We also began to hear that we'd soon find the rest of that traffic we had worried about. The owner of Hattie's said a friend of his had just returned from the coast. “It's getting pretty busy down there.” With chowder powering us, it was off to face the music.

Except no music ever came to be faced. As we rumbled down route 17 toward Rockland, the only adversity we encountered was increasing fog and cold. We pulled over to add warm layers and kept on trucking.

The Granite Inn was right where we had left it three years ago, when Amanda's mom and aunt came to visit. Same dog, same owner, same tricky one-way streets. We checked in about 5:30 and relaxed with our books for a bit before calling Amanda's cousin, Emily.

Emily, being anxious for a break in packing for her move, came to town and suggested we all trek up to Belfast for dinner at a brewery she liked. We did so, and found that there was good reason to she liked it: they made delicious things. Rauchbier with fantastic smoke smell and flavor. Coffee beer with very spicy coffee notes. Belgian IPA with bright, potent Sorachi Ace hops. The food was equally enjoyable. Hard boiled eggs, dill and sour pickles, crab meat quesadilla, stuffed mushrooms, goat cheese salad. At the end of the meal, we understood why it was that we had to wait a while for a table. (And for the mothers reading: we took four wheels, not two, to dinner, and indulged responsibly.)

Emily and Amanda enjoying the fire in Belfast

Sunday began with the most over-the-top breakfast of the trip. Three amazing dishes: crepes filled with lemon creme and topped with bluberry sauce, whole-wheat apple pancakes, and crab-corn fritters topped with spicy mayo. Too many rich flavors to be able to stuff yourself, but that doesn't mean seconds weren't still tempting.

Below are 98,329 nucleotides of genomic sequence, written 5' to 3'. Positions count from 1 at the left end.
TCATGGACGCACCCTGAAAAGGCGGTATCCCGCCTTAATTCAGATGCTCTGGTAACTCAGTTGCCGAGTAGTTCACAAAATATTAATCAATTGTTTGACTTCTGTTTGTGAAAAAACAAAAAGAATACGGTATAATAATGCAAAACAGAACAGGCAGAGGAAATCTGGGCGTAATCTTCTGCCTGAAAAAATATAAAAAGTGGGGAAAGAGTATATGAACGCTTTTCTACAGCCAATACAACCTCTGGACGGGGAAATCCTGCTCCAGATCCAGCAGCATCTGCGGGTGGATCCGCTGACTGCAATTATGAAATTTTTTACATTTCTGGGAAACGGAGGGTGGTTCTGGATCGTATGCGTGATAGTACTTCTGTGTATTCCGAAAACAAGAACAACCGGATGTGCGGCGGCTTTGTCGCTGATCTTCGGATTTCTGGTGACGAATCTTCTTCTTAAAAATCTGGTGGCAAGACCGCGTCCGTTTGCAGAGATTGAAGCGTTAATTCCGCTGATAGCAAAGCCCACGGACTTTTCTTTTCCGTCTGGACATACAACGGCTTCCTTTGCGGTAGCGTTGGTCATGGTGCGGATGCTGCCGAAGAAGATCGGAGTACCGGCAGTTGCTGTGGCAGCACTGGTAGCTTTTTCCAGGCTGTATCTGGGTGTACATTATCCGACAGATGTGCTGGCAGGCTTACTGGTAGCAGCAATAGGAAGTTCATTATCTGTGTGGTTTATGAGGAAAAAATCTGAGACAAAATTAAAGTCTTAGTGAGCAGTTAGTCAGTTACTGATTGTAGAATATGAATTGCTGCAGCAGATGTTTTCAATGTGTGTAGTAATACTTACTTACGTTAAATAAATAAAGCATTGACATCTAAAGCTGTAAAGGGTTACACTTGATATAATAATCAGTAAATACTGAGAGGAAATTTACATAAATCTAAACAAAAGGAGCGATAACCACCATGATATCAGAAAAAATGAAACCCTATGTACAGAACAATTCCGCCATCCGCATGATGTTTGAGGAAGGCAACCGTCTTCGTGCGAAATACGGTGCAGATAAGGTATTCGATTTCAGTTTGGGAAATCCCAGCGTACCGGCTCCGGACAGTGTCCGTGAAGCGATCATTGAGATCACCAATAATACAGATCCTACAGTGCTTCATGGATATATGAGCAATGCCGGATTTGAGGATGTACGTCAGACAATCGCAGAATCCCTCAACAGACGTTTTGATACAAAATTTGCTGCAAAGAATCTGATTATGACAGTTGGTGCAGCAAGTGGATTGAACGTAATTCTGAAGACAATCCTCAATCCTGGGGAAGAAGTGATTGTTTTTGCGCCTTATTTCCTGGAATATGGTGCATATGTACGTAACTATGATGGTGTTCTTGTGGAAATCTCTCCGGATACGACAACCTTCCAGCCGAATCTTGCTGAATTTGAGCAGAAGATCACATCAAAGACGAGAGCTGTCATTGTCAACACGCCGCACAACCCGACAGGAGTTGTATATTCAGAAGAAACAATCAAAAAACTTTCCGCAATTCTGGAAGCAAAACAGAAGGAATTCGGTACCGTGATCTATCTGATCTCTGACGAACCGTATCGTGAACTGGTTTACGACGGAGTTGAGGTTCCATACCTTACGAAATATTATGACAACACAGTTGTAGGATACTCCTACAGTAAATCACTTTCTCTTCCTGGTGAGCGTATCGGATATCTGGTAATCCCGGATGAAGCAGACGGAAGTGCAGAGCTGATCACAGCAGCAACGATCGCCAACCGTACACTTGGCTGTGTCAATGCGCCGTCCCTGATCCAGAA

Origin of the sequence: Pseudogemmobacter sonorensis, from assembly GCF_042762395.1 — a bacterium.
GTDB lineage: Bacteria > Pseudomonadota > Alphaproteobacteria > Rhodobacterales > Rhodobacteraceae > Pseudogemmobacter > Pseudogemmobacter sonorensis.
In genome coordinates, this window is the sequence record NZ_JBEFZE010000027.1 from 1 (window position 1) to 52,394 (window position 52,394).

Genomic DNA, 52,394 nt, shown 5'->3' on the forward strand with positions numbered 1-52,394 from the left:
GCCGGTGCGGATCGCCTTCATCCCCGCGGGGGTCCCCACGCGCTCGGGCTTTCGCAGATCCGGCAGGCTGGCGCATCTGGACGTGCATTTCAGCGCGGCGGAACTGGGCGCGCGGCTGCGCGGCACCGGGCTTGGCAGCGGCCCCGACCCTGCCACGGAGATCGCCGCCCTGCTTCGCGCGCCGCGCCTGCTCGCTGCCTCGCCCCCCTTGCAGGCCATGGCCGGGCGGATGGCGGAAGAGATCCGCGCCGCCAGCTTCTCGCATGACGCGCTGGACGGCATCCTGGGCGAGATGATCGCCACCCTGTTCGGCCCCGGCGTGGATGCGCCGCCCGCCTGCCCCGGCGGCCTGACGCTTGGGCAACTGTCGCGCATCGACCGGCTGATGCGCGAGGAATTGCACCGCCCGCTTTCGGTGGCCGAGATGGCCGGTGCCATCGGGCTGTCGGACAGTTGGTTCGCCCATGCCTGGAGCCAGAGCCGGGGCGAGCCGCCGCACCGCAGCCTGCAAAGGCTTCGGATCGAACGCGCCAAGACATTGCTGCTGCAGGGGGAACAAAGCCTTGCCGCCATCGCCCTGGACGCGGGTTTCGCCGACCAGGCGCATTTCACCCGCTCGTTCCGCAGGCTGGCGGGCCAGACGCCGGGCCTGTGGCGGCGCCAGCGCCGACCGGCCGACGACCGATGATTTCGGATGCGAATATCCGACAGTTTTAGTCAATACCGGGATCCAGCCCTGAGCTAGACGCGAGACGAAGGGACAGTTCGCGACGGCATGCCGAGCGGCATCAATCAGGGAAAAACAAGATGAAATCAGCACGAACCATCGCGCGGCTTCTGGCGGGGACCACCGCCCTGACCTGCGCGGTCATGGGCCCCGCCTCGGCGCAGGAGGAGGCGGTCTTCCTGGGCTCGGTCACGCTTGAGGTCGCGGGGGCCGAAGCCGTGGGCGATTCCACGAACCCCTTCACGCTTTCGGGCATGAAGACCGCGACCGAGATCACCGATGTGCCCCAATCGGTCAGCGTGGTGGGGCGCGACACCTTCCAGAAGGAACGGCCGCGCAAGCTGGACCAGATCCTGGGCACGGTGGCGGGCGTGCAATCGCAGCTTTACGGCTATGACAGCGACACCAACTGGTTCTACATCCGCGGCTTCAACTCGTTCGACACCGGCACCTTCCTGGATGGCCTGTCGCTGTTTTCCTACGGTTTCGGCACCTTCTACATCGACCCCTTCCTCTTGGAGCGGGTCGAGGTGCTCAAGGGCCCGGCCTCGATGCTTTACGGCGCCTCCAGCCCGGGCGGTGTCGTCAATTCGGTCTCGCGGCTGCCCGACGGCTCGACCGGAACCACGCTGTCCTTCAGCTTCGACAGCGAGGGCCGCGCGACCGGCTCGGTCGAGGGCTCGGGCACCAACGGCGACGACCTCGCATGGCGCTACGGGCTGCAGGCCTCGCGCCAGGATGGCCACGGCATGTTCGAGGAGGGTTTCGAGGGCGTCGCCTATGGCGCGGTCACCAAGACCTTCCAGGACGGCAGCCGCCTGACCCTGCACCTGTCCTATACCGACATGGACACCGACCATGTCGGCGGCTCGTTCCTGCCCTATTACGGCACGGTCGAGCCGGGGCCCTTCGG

We mostly stayed off the bike for the day, except for the short trip down to Emily's place … and except for a quick ride with an alternate pillion. Emily said she felt very safe.

Two people in full motorcycle gear sitting on a motorcycle.
That's not Amanda!

The rest of the day we spent walking around sightseeing. Emily's new place and old place (both awesome, in different ways). The Marshal Point lighthouse, and downtown Rockland. We even found time for a nap (because when, other than vacation, does one find time for a nap?).

Dinner was at a fun place called Conté. Orders are taken at the door, from a giant chalkboard covered with the day's catch. Just about any fish you'd want, cooked in olive oil and garlic, or covered with marinara (spicy or not), served over spaghetti. Grab your drink from the cooler on the way in, and get there early to claim a table if you want salad. Wow, though, was it some of the best fish I've had! The scallops had no grit at all. The swordfish was tender and juicy (and well-balanced by some spicy marinara). The haddock was light and flaky.

After dinner, and after failing to find a table at the new fancy place south of town, we settled on dessert at a place downtown. Delicious gelato, creme bruleé, and rubarb crisp. We pushed the dishes toward mutually reachable locations and attacked at will with our spoons.

Monday morning we decided to skip the parade, and just head for home. It's a good thing we did, too, because it turned out to be our longest day of riding yet. Some of that was due to the twenty or more minutes we spent waiting for a parade to finish. Some of it was due to a wrong turn. But mostly it was due to the 260 mile length. The bench seat on the Bonnie isn't really made for day-long sitting, so each leg caps itself between an hour and ninety minutes. That is to say, we hopped on a little after nine in the morning, and (including a stop for dinner) finally hopped off at home at six in the evening.

Despite the hard end, it was a fantastic and successful trip. The bike ran great. All of the luggage and gear worked. We marked 50 miles to the gallon in fuel efficiency. I think Amanda's even willing to do it again sometime. Perhaps Vermont or New York next.

Two people in motorcycle gear standing near a green motorcycle.
Happy, Relaxed, and planning the next route

Categories: Motorcycle Travel